The river IJssel (/ˈsəl/ EYE-səl, also US: /ˈsəl/ AY-səl, Dutch: [ˈɛisəl] (listen); Dutch Low Saxon: Iessel(t) [ˈiːsəl(t)]), sometimes called Gelderse IJssel (IPA: [ˌɣɛldərsə ˈʔɛisəl] (listen); "Gueldern IJssel") to avoid confusion with the Hollandse IJssel, is the branch of the Rhine in the Dutch provinces of Gelderland and Overijssel. The Romans knew the river as Isala. The IJssel flows from Westervoort, east of the city of Arnhem, until it discharges into the IJsselmeer ("Lake IJssel", known prior to the 1932 completion of the Afsluitdijk as the Zuiderzee, a North Sea inlet). The River IJssel is one of the three major distributary branches (along with the rivers Nederrijn and Waal) into which the Rhine divides shortly after crossing the German-Dutch border.

Gelderse IJssel
Sunset on the IJssel at Deventer
Location of river IJssel in dark blue.
Native nameIessel(t)  (Low German)
ProvinceGelderland, Overijssel
RegionLiemers, Veluwe, Achterhoek, Salland
CitiesArnhem (suburbs), Doesburg, Zutphen, Deventer, Zwolle (suburbs), Kampen
Physical characteristics
  locationWestervoort, Gelderland, Netherlands
MouthKetelmeer (inlet of lake IJsselmeer)
Kampen, Salland, Overijssel, Netherlands
52°34′58″N 5°50′24″E
Length125 km (78 mi)
  average340 m3/s (12,000 cu ft/s)
Basin features
  rightOude IJssel, Berkel, Schipbeek

The name includes the digraph ij, which behaves like a single letter in Dutch orthography—this explains why both letters appear capitalized (compare: IJmuiden and IJsselmeer).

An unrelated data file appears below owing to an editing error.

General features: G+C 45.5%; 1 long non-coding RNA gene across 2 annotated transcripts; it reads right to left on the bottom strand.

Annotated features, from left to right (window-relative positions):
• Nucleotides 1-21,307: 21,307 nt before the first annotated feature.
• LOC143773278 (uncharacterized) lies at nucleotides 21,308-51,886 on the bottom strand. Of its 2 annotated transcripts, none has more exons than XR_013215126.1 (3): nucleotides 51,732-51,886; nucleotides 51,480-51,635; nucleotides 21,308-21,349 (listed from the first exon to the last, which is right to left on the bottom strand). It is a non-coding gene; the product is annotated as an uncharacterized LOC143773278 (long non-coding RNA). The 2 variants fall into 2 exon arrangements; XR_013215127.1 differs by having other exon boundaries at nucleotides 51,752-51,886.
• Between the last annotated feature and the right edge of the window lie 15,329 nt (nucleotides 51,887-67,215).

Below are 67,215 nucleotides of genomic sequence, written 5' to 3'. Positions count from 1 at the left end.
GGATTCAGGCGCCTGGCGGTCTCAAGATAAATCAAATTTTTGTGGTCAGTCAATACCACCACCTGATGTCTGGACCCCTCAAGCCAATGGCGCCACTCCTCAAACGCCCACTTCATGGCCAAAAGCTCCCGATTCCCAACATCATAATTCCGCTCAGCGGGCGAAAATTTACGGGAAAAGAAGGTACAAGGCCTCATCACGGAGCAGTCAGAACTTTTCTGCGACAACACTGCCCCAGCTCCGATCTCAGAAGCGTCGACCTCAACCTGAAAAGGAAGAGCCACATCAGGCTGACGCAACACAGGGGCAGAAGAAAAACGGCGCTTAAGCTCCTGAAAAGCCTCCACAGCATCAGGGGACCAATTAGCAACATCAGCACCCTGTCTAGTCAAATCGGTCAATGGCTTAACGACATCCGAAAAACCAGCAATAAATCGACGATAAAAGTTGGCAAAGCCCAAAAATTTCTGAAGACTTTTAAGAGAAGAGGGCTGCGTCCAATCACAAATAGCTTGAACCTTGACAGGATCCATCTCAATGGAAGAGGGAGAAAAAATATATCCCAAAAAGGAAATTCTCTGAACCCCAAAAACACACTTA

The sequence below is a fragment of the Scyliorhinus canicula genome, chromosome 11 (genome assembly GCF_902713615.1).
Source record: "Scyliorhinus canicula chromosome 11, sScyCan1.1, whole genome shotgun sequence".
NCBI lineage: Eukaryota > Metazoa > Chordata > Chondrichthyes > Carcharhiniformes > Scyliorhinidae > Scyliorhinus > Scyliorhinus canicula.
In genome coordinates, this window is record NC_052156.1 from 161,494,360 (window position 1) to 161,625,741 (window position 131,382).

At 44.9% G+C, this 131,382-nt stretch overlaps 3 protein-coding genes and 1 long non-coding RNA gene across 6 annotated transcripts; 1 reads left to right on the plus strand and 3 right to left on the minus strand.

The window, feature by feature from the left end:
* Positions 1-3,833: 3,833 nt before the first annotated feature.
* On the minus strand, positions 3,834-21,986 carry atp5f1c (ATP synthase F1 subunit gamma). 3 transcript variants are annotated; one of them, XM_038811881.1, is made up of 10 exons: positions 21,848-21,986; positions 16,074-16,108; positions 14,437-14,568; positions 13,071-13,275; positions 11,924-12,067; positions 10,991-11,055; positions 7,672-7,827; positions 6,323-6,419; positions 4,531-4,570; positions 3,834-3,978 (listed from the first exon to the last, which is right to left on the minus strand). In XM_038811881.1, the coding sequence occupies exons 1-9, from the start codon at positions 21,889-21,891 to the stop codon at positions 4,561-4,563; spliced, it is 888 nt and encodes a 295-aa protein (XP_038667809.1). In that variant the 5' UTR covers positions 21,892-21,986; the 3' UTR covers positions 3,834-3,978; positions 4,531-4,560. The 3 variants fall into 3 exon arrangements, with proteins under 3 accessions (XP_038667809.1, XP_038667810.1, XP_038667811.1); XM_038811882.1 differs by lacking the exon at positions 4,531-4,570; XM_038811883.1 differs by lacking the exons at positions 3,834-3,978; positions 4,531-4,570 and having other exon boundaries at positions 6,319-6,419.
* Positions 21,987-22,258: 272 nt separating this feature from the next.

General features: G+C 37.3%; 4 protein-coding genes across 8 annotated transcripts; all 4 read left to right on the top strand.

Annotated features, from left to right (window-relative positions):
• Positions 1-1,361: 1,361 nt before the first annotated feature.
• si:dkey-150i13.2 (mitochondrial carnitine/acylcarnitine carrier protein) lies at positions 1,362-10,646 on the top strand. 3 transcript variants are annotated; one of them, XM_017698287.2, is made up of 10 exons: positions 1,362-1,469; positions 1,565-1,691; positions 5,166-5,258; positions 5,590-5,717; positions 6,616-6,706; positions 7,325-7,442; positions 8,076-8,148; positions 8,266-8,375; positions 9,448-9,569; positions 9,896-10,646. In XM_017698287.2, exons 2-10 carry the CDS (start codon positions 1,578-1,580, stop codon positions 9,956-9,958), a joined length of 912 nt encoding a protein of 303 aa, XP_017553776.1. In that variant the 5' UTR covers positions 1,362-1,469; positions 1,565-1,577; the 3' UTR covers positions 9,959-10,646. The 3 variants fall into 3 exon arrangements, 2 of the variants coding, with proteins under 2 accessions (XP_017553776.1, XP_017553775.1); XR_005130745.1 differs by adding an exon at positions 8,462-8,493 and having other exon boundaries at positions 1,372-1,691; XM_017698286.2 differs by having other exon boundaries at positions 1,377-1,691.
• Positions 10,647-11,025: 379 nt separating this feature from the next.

The name IJssel (older Isla, Isala, from *Īsalō), is thought to derive from a Proto-Indo-European root *eis- "to move quickly" (Old Norse eisa "to race forward", Latin ira "anger").[1] Before the early Middle Ages, the Zuiderzee had not yet formed, and in its place there was an inland lake known as Vlies (Lat. Flevo), and the IJssel flowed through the surrounding lakelands. However, since the formation of the Zuiderzee and obstruction from the Afsluitdijk, the IJssel no longer flows into its estuary, the Vlie, now restricted in meaning and referring only to the strait separating the islands of Vlieland (itself named after the Vlie strait) and Terschelling. It is hypothesised that the now-poldered tidal inlets near Medemblik and the IJ (near Amsterdam) once were branches of river IJssel.

The river was a natural line of defence and in April 1945 had to be stormed by assault troops of the Allied armies liberating the Netherlands from the occupying forces of Nazi Germany. Canadian histories refer to the river in English as "Ijssel".[2]

The IJssel as the lower part of the Oude IJssel

The IJssel was the lower part of the small river Oude IJssel (lit. "Old IJssel", German Issel), that rises in Germany and is now a 70 km long tributary of the IJssel. The connection between Rhine and IJssel was probably artificial, allegedly dug by men under the Roman general Nero Claudius Drusus c. 12 BCE as a defence against Germanic tribes and to let Roman ships carry troops along it.[3] The current Oude IJssel is now the second-largest contributor to the flow of the river, after the river Rhine.

The source of the Oude IJssel is near Borken in North Rhine-Westphalia, Germany. First it flows south-west until it nearly reaches the Rhine near Wesel; then it turns north-west. After passing through Isselburg it crosses the border with the Netherlands. The river, called Oude IJssel from here, then flows through Doetinchem and joins the IJssel at Doesburg.


The average discharge of the IJssel can change significantly. The average discharge has been stated as 300 cubic meters per second. This can be as low as 140 and as high as 1800, depending on the Nederrijn locks west of Arnhem, which regulate the amount of water taken in by the Nederrijn and IJssel branches.